1. This is a second appeal by the plaintiff in a declaratory suit.
2. The plaintiff instituted a suit in the court of Civil Judge, Jaipur, on the 1-8-1939, on the allegations that his father and one Mitha Lal were Ijaredars of certain villages, and in Samwat 1974 by certain arrangement with Mitha Lal the plaintiff's father came to have the following Ijaras till Samwat 1982:
Rs.Narainpur Tatwara3,761Hirapur2,251Ramsar490Badh Ramsar551Manoli3,10110,154
3. It was alleged that the plaintiff's father sub-let the Ijara to the cultivators of the various villages at enhanced rates, but in Samwat 1979 the State cut an end to the Ijaras and began to collect the revenue itself. It was alleged that ate the time of the determination of the Ijaras Rs. 8,174/14/6 remained due against the tenants for which he obtained 135 decrees. One suit for recovery of Rs. 1000/- against Bhuramal remained pending, and another suit against the cultivators of Manoli remained pending.
In the meanwhile, certain enquiries were made about the allegation that the plaintiff's father had recovered certain sums beyond what he was authorised to do under the Ijaranama, and it was ultimately decided by the Revenue Minister on 17-3-1936 that the Ijaredar had recovered the following items from the cultivators, which he was not authorised to do:
(a)Neota for the Ijaradar's daughter's marriage.841-14-9(b)Seegha Jat. 517-12-0(c)Patwari's Education.1319-13-0(d)Fine.20- 4-0(e)Ijaredar's expenses.561-13-6TotalRs. 3261- 9-3
It was ordered that this excess amount of Rs. 3261/9/3 should be recovered from the plaintiff by the State. The plaintiff, after obtaining the proper sanction, which was the law in these times instituted a suit for declaration that the order of the Revenue Minister dated 17-4-1936, directing recovery of Rs. 3261/9/3 from the plaintiff was void and Illegal.
4. The Government filed a written statement, and it was pleaded that the plaintiff's father was net the Ijaredar, but had come to be so, and had realised the various items in excess of what he was authorised to do, and the State was, therefore, quite right in recovering the excess realisations from the plaintiff.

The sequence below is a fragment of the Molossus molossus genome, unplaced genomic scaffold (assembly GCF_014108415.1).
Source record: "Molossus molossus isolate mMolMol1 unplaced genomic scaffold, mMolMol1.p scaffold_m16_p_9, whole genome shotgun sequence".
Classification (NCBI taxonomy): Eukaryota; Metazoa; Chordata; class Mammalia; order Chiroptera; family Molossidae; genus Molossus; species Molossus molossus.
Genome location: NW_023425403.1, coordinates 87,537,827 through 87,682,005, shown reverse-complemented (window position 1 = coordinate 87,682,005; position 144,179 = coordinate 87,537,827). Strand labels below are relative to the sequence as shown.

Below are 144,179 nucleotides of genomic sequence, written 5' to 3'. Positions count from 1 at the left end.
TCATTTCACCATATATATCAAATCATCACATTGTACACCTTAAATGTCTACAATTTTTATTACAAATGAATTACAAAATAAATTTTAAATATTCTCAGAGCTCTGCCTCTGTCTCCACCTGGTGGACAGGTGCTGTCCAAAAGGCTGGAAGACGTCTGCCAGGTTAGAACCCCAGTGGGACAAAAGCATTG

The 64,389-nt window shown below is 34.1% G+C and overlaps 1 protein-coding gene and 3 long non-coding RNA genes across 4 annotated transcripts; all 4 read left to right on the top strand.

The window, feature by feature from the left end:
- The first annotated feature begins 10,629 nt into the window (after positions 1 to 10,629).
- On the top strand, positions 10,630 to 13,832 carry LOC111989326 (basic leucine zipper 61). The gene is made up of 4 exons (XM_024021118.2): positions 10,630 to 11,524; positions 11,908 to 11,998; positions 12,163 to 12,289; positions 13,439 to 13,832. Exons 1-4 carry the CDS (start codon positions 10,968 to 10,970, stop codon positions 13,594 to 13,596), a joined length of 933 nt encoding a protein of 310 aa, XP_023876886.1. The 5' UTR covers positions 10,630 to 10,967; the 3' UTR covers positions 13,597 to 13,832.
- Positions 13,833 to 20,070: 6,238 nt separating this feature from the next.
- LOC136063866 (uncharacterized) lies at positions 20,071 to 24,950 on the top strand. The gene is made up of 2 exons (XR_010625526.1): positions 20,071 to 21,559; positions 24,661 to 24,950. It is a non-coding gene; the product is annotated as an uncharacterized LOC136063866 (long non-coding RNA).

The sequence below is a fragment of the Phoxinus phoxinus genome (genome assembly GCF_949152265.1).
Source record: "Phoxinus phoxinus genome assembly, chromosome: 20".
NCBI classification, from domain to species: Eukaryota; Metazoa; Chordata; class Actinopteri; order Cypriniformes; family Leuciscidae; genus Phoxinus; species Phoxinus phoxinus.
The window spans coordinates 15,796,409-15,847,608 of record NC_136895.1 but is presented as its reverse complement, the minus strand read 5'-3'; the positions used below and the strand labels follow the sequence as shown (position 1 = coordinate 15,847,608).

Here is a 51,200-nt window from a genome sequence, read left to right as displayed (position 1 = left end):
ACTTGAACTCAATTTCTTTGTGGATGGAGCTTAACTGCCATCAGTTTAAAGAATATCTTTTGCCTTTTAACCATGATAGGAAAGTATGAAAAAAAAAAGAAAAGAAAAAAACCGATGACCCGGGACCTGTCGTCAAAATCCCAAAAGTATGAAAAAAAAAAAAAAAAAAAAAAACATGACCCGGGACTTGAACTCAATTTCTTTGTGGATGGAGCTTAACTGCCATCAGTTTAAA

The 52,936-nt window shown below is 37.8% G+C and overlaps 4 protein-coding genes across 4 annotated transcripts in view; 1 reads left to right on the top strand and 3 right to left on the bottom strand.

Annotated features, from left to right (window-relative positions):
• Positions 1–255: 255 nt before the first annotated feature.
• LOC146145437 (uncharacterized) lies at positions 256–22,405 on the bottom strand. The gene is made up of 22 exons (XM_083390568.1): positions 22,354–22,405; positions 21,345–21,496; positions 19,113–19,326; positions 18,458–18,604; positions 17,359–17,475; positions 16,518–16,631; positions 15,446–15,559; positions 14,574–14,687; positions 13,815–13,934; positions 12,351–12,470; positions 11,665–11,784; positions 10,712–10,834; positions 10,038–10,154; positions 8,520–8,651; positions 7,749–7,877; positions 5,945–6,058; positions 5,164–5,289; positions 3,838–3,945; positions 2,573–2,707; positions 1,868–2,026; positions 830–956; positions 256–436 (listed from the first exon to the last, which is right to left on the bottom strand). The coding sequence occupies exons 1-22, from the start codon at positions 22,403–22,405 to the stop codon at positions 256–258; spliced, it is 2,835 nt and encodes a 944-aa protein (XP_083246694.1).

5. The trial court framed as many as 21 issues, of which issues Nos. 4, 2 and 3 are important:
ISSUE No. 4.
If it be held that the amount was realised in excess, the cultivators can only claim it back, and the State cannot get it for itself.
ISSUE NO. .2.
Whether the plaintiff obtained decrees against the cultivators as shown in Schedule No. 1 from the Sub-Judge's Court, Sawai Madhopur, and the defendants did not raise the objection of excessive recovery nor proved it, hence the revenue department had no right to claim from the plaintiff, and the order is barred on the principle of res judicata?
ISSUE NO. 3.
In case it be held that the plaintiff realised undue amount and he is liable to refund, is the plaintiff entitled to set off the amount against the decretal money which has not been realised by the plaintiff and so the amount cannot be realised in cash from the plaintiff'? ,
6. The trial court, after evidence, held that the plaintiff had realised in excess of what he was authorised to realise under the terms of the Kabuliyat and further the State had the right to recover this amount from the plaintiff, and dismissed the suit. The same Judgment was upheld on appeal.
7. There is a dispute in this case as to what is the status or position of an Ijaredar, The earliest authorised definition that can bb got is to be found in Chapter XII of the Jaipur Tenancy Act, 1945, which contains the following provisions:
A lease for the collection of rents is called an ijara, the person to whom it is granted the ijaradar and the area to which it relates the ijara area.Section 96: